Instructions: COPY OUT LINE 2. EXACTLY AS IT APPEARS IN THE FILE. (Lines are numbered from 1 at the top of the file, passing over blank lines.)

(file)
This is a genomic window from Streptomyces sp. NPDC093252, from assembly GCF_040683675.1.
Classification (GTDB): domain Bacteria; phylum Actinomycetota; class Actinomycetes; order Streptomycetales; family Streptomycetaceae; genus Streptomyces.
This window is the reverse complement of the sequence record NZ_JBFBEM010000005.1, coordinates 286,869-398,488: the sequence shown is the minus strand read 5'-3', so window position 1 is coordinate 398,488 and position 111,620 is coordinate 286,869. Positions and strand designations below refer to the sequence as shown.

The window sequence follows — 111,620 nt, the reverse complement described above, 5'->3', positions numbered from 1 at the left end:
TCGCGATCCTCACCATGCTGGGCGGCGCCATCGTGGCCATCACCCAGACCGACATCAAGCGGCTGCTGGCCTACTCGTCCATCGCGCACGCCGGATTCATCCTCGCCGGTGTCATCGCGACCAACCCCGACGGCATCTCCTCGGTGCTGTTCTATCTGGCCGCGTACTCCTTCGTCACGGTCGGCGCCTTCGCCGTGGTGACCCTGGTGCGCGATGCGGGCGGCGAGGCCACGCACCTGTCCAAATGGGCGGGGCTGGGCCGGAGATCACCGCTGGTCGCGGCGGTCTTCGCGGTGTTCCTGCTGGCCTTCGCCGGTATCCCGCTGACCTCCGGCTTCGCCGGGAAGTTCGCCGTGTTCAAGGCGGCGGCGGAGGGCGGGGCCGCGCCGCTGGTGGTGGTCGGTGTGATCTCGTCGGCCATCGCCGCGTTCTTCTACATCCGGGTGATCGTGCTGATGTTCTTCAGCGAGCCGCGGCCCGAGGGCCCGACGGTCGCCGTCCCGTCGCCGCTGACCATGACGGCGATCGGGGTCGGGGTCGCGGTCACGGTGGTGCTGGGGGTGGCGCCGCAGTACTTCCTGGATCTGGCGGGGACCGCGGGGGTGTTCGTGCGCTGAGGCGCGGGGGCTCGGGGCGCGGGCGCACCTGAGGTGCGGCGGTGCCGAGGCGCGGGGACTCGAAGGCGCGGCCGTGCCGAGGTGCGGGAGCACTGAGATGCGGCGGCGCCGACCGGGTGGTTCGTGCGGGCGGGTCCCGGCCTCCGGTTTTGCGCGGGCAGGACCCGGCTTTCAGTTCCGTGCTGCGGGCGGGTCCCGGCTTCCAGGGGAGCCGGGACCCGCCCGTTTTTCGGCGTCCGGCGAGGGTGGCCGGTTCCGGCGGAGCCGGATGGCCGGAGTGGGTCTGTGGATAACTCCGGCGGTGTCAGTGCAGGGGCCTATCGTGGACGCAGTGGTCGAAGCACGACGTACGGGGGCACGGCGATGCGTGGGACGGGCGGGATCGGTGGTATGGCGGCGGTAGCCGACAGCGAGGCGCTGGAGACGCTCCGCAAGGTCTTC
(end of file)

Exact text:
Classification (GTDB): domain Bacteria; phylum Actinomycetota; class Actinomycetes; order Streptomycetales; family Streptomycetaceae; genus Streptomyces.